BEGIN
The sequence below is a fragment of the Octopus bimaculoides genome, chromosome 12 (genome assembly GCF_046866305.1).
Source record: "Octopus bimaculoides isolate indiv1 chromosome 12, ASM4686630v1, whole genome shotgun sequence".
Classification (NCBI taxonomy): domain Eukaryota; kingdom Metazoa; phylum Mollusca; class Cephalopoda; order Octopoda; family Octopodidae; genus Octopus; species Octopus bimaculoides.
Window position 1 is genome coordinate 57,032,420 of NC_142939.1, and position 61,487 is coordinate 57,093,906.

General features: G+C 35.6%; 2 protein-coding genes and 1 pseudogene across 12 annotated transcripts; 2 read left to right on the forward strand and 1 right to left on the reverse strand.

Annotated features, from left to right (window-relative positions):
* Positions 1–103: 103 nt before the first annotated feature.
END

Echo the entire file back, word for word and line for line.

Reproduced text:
The sequence below is a fragment of the Octopus bimaculoides genome, chromosome 12 (genome assembly GCF_046866305.1).
Source record: "Octopus bimaculoides isolate indiv1 chromosome 12, ASM4686630v1, whole genome shotgun sequence".
Classification (NCBI taxonomy): domain Eukaryota; kingdom Metazoa; phylum Mollusca; class Cephalopoda; order Octopoda; family Octopodidae; genus Octopus; species Octopus bimaculoides.
Window position 1 is genome coordinate 57,032,420 of NC_142939.1, and position 61,487 is coordinate 57,093,906.

General features: G+C 35.6%; 2 protein-coding genes and 1 pseudogene across 12 annotated transcripts; 2 read left to right on the forward strand and 1 right to left on the reverse strand.

Annotated features, from left to right (window-relative positions):
* Positions 1–103: 103 nt before the first annotated feature.